Consider that all students should openly learn about sexual identity development, not just sexual minorities. Although the literature reveals only two recent studies on heterosexual identity development (Konik & Stuart, 2004; Hoffman, 2004), much like the limited literature on white identity development, majority cultures often assume that only those not fitting the majority paradigm should be researched as if a problem or an anomaly is evident (Hoffman, 2004).
Advisors who are available and affirming to students who share important milestones of romantic interest, cultural festivities, and group identification, demonstrate support that may lead to increased institutional retention and students better integrating their intellectual and social identities. Advisors who make their offices welcoming to all students show active support through the display of sexual minority affirming symbols such as rainbow flags, stickers and buttons or pink triangles on bulletin boards or book shelves.
These displays of affirmation let students know that their advisor is a safe and non-judgmental adult who welcomes discussions in regards to issues surrounding sexual minority identity or choices for major or career options. It also means understanding and actively talking about the heterocentric constraints decisions students may make. This includes having conversations about any negative dimensions of our heterocentric culture – for example, offering students considering military careers resources on how to navigate the culture of don’t ask, don’t tell. Discussion of how personal levels of authenticity may be dissonant in various settings will help students assess what comfort levels are appropriate for themselves.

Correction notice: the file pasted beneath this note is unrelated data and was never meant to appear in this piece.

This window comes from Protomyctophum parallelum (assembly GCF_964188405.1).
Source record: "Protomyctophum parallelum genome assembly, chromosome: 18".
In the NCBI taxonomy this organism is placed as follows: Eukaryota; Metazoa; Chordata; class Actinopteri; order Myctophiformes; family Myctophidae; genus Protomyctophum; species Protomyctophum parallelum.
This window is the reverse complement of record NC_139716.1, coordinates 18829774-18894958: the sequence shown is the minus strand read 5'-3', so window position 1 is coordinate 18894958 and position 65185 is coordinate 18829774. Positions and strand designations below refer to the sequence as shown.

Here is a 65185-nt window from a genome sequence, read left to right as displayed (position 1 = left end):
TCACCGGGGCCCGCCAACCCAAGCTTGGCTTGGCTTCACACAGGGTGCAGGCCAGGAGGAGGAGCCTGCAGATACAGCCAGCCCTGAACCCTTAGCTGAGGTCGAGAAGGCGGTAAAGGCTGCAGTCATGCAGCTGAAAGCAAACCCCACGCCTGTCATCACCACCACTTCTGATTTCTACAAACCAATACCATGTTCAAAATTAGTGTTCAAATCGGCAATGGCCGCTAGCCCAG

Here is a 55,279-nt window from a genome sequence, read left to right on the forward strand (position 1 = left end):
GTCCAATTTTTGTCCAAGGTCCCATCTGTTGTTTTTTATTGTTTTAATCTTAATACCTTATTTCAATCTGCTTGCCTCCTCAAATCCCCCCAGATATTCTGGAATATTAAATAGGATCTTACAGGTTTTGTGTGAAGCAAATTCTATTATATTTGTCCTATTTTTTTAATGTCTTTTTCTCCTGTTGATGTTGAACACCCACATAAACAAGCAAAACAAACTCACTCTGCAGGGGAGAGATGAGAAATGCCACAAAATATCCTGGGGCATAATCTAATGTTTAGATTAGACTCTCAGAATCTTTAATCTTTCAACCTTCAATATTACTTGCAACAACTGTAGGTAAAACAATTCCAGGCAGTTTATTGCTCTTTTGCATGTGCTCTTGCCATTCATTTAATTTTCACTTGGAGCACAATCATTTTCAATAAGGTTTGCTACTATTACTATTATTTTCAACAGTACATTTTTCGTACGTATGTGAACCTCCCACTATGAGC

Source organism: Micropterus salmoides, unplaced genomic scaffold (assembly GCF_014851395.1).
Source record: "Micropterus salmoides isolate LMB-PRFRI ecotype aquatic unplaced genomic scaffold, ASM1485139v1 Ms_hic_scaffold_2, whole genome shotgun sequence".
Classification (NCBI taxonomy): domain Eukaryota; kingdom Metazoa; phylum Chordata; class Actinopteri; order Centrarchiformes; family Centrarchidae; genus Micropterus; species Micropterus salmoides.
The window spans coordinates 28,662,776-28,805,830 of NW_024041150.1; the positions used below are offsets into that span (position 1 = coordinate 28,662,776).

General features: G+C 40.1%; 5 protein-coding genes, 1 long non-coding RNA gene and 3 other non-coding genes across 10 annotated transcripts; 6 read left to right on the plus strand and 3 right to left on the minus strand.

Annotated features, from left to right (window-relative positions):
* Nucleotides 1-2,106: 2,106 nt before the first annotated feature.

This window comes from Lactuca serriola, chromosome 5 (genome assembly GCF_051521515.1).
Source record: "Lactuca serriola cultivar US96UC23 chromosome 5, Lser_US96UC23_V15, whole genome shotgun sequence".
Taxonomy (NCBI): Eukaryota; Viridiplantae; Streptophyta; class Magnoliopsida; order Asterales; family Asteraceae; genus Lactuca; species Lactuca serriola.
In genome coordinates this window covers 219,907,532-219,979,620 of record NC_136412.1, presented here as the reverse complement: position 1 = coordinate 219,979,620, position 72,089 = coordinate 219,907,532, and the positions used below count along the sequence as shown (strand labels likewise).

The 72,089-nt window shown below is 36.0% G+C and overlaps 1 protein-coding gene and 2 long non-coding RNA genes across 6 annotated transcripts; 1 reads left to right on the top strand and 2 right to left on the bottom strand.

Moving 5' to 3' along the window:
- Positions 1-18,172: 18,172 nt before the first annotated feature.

We should do our part to make our campus climates friendlier by actively combating the homophobic statistics uncovered in recent studies (Rankin, 2005; Brown et al., 2004). Access to a resource network for sexual minorities can be a tremendous help to academic advisors and the students they serve. Connecting with a Safe Space or Safe Zone program (National Youth Advocacy Coalition, 2006) that combats homophobia and encourages dialogue around sexual identity development issues can make difficult conversations easier and bring resources closer.
Becoming a part of Safe Zone contacts provides a network of campus colleagues who can direct students toward multiple resources, including academic, health, safe social venues, spiritual, and listening and affirming adults. The program this author facilitates encourages networking for faculty and staff in supporting this population of students. Academic advisors can help all students become tomorrow’s leaders regardless of gender or sexual orientation. Advisors should become active participants in the networks that support sexual minority students.
Kathy J. McCleaf
Mary Baldwin College
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Cite this article using APA style as: McCleaf, K. (2007, June). Sexual minority students: An academic advisor's thoughts. Academic Advising Today, 30(2). Retrieved from [insert url here]